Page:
Publications by authors named "Kristen Louis"

2 Publications

  • Page 1 of 1

Comparative toxicity of mono- and bifunctional alkylating homologues of sulphur mustard in human skin keratinocytes.

Toxicology 2017 05 8;382:36-46. Epub 2017 Mar 8.

Defence Research & Development Canada, Suffield Research Center, Box 4000, Medicine Hat, Alberta, T1A 8K6, Canada.

Sulphur mustard (bis(2-chloroethyl) sulphide; agent H) is a vesicant chemical warfare (CW) agent whose mechanism of action is not known with any certainty and for which there are no effective antidotes. It has a pronounced latent period before signs and symptoms of poisoning appear which it shares with the nitrogen mustards, and that differentiates it from other classes of vesicant agents. Sulphur mustard, the sulphur mustard CW agents Q (1,2-bis(2-chloroethylthio) ethane) and T (1,1 bis(2-chloroethylthioethyl) ether), the H partial hydrolysis product hemi-sulphur mustard (2-chloroethyl 2-hydroxyethyl sulphide; HSM), and the commercially available 2-chloroethyl ethyl sulphide (CEES) were characterized with respect to their toxicity in first passage cultures of proliferating human skin keratinocytes, the target cell of H-induced skin vesication. Agents H and T were equitoxic and half as toxic as agent Q. Hemi-sulphur mustard and CEES were approximately six times and seventeen times, respectively less cytotoxic than H. 2-Chloroethyl ethyl sulphide was only slightly less toxic in confluent cultures compared to actively proliferating cells. In contrast, the toxicity of H, Q, T and HSM significantly decreased as the cultures became confluent, paralleling the decreasing sensitivity of skin keratinocytes to H as they leave the basement membrane of the skin. The toxicity of CEES was maximal by 24h. In contrast, the maximal toxicity of the other four agents occurred at 48h, mirroring the latent period observed for these agents in vivo. The markedly different characteristics of toxicity between CEES and the other four test compounds indicate that it is likely that different mechanisms of action are operative between them. Caution should therefore be taken when interpreting the results of studies utilizing CEES as a simulant for the mechanistic study of H, or in the elucidation of medical countermeasures against this CW agent. It is also notable that the toxicity characteristics of the mono-alkylating HSM mirrors those of H, Q and T, suggesting that the bi-alkylating characteristics of these latter compounds may not play as large a role in their toxic effects as commonly thought.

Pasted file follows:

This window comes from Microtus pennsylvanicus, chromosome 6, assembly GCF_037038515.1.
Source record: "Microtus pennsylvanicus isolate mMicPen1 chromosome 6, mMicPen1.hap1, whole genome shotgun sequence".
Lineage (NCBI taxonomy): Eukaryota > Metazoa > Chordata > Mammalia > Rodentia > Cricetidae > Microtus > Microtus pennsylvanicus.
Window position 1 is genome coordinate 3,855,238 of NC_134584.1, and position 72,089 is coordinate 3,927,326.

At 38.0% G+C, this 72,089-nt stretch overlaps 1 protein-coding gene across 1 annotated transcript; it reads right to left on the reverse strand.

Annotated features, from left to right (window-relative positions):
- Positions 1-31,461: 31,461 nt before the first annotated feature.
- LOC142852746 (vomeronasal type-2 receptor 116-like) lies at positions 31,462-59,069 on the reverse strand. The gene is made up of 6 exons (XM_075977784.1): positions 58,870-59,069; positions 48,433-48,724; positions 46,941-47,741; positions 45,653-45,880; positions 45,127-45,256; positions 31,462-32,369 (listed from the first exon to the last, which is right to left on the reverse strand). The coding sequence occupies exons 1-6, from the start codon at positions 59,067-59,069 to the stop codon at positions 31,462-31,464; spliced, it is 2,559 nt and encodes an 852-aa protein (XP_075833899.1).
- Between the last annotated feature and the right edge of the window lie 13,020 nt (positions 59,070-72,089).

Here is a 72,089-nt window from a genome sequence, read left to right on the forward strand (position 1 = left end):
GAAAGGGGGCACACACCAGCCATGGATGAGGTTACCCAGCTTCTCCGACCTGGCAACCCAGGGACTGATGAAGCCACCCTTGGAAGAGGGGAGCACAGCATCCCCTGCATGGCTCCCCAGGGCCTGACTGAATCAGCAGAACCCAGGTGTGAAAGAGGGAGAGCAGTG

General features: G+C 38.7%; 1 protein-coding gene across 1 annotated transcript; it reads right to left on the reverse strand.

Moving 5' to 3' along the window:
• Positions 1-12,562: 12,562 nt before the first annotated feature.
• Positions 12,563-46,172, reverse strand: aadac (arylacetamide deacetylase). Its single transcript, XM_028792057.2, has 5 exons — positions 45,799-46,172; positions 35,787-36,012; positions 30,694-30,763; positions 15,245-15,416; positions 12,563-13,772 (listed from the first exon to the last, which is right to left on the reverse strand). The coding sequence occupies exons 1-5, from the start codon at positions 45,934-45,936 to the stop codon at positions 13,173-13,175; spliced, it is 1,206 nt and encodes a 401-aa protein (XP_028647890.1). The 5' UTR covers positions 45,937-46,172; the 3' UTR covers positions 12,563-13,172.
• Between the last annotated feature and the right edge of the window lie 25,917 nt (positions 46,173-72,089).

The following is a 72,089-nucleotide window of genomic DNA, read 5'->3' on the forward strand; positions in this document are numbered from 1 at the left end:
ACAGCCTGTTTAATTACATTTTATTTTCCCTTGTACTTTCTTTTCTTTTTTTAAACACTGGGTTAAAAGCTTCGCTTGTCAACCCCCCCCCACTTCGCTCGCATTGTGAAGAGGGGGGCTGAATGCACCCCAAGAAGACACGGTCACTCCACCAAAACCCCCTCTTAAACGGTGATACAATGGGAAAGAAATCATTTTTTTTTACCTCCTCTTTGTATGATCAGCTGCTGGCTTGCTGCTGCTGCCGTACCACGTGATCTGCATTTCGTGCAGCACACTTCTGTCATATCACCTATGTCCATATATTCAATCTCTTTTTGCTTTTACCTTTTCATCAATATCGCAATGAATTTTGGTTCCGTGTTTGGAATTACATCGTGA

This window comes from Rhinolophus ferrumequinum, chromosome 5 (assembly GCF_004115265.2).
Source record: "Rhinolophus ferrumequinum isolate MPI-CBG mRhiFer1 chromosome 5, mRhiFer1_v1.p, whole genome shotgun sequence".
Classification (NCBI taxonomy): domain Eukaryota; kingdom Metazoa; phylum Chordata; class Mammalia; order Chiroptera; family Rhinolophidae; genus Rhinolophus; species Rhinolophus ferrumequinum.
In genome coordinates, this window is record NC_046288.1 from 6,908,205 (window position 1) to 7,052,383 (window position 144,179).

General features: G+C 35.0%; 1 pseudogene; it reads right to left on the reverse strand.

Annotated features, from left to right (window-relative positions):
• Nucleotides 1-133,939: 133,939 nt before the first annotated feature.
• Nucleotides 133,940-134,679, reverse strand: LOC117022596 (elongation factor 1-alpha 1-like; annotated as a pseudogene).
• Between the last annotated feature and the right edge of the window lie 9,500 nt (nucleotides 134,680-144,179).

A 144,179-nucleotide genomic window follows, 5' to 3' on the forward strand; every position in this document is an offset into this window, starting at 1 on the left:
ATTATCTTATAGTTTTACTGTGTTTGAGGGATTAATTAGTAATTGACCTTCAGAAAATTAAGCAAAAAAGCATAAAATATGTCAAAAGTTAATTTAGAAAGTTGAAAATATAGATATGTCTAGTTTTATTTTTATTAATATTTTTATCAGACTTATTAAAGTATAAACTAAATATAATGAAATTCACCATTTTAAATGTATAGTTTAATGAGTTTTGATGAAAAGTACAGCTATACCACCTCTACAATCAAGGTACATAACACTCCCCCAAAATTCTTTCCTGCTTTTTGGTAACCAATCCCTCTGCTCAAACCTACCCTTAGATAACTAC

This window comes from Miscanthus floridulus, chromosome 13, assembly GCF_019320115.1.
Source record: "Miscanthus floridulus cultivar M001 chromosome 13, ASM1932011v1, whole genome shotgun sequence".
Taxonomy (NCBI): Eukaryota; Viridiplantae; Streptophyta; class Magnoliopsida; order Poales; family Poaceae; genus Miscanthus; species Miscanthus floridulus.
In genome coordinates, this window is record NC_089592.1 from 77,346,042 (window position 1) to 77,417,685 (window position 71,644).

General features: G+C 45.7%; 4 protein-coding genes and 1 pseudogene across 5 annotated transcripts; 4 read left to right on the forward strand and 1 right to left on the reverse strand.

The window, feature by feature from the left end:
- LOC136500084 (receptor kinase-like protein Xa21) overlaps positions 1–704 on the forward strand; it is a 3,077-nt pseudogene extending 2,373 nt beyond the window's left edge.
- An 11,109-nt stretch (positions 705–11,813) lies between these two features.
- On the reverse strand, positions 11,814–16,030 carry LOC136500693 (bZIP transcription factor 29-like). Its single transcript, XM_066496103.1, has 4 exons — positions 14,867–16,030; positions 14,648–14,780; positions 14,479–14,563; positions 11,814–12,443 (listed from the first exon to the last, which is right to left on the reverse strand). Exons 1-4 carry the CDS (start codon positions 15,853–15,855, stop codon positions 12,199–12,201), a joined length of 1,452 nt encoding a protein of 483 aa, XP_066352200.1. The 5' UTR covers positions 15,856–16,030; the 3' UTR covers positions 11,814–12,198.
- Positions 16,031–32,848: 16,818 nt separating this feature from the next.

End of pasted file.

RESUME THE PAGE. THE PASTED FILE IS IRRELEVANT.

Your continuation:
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May 2017

Photocontrol of ion permeation in lipid vesicles with (bola)amphiphilic spirooxazines.

Org Biomol Chem 2016 Jan;14(1):296-308

Department of Chemistry and Biochemistry, Research and Innovation Centre, University of Regina, 3737 Wascana Parkway, Regina, SK S4S 0A2, Canada.

Three (bola)amphiphilic spirooxazines have been synthesized and their photochromism has been characterized. The large biphotochromic structure of 2 significantly affects its conformational flexibility and the rate constants for thermal ring closure are particularly dependent on the lipid phase state. Two comprehensive ion permeation studies were performed to examine the effect of spirooxazine inclusion and isomerization on membrane permeability. In all cases, the open-ring isomers of these spirooxazines are more disruptive in bilayer membranes than their closed-ring isomers. Further, the rate of ion permeation and net release are highly dependent on the lipid bilayer phase state and the relative position of the photochromic moiety in the bilayer membrane. Moreover, the difference in potassium ion permeability under UV and visible irradiation is more pronounced than previously reported photoresponsive membrane disruptors with reversible photocontrols.
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January 2016